At the bottom one will see the Estrella-Pantaleon Bridge and as it crosses the Pasig River it lands on E. Pantaleon, and Barangka Drive, and to the left are Sgt. Bumatay, Timog and numerous other streets crossing Barangka Drive West to East, while Barangka Drive continues to be expanded towards Nueve de Pebrero towards Edsa and various other routes.
Schuengel’s second point is the Chinese donation will be spent on Chinese contractors and only “worse traffic” is left for Metro Manila residents – Why, isn’t the new bridge in the Makati, Metro-Manila, Philippines? Did the Chinese take the bridge the donated money for and constructed back to Beijing? Isn’t it going to be Metro-Manila residents that will be using the bridge donated, constructed and install over the Pasig River for 120,000 Filipino vehicles to drive over?
On the idyllic proposal for a new bridge to be built for bicycles and pedestrians only, does Schuengel really believe bicycles and pedestrian crossing will solve the horrendous Gordian Knot Metro-Manila traffic has become. This problem is the reason why the Philippine government along with JICA (Japan International Cooperation Agency) came up with the traffic studies and formulated the plan for 15 heavy duty bridges to accommodate the burgeoning residential and business population of one of the largest metropolises in the World.
That being said, the latest announcement of the DPWH should provide further assurance that traffic build up will not be serious after the closure of the old bridge which has been postpone to January 19, 2019 as DPWH said, “’…we’ve decided to fix first all the alternate routes, clear them from any obstruction. Just yesterday, the DPWH (Department of Public Works and Highways) said they will move it to January 19,’ spokesperson Celine Pialago told CNN”.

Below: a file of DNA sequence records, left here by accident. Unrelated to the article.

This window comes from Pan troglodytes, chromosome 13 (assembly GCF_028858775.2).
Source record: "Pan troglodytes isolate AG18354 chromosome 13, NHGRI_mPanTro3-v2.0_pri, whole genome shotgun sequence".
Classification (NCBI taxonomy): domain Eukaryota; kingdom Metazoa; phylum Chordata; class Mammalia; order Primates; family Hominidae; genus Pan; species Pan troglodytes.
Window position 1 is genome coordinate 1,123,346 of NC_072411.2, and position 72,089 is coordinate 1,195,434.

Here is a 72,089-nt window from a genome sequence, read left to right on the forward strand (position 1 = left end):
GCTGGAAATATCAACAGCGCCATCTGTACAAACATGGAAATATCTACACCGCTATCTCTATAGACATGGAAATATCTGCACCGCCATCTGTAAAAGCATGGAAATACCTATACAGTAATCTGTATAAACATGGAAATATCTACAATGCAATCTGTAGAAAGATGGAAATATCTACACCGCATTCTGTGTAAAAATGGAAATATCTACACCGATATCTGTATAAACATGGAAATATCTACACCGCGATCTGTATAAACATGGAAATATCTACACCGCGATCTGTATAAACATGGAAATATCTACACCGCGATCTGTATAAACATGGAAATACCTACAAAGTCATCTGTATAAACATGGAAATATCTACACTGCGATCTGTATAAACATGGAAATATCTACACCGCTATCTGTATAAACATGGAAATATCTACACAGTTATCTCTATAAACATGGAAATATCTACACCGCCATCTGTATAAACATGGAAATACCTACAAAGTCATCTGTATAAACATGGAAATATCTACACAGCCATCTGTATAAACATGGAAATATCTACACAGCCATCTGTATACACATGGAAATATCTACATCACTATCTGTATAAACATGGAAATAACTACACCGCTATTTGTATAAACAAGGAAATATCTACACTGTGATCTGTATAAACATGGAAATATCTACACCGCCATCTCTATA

The second major sources of the criticism is a Facebook page called Currents PH which is a pure anti-Duterte site with almost daily anti-Duterte posts and frequently punctuated by anti-China posts. Here is a sample of their posts oozing with anti-Duterte and anti-China venom and nothing more. All of its arguments against the Estrella-Pantaleon Bridge rehabilitation are taken from Mr. Shcuengel’s blog:
The partisan-geopolitical and even racist factor cannot be discounted in this campaign against the Estrella-Pantaleon Bridge project as Schuengel, Currents PH and other dtractors never fail to mention the Chinese factor and all the attempts at misinforming and dis-informing the public about the project, i.e. that it is a loan and not a donation, that only China will profit (as we have stated, isn’t the bridge a real benefit for the Philippines?), etc.
The allegations that the Chinese companies have been banned by the World Bank deliberate misrepresents again the whole picture. This is the SCMP report on the ban, and it’s not only a handful (a dozen) of Chinese companies temporarily banned but almost 500 international companies with the U.K. having the most number involved in the temporary ban:
The China Roads and Bridges Corporation has filed appropriate legal action against the ban which was lifted by January 2017.
The Phil-BRICS Strategic Studies group issues this position paper to help clarify the issues and expose the malicious campaign launched by the parties identified here.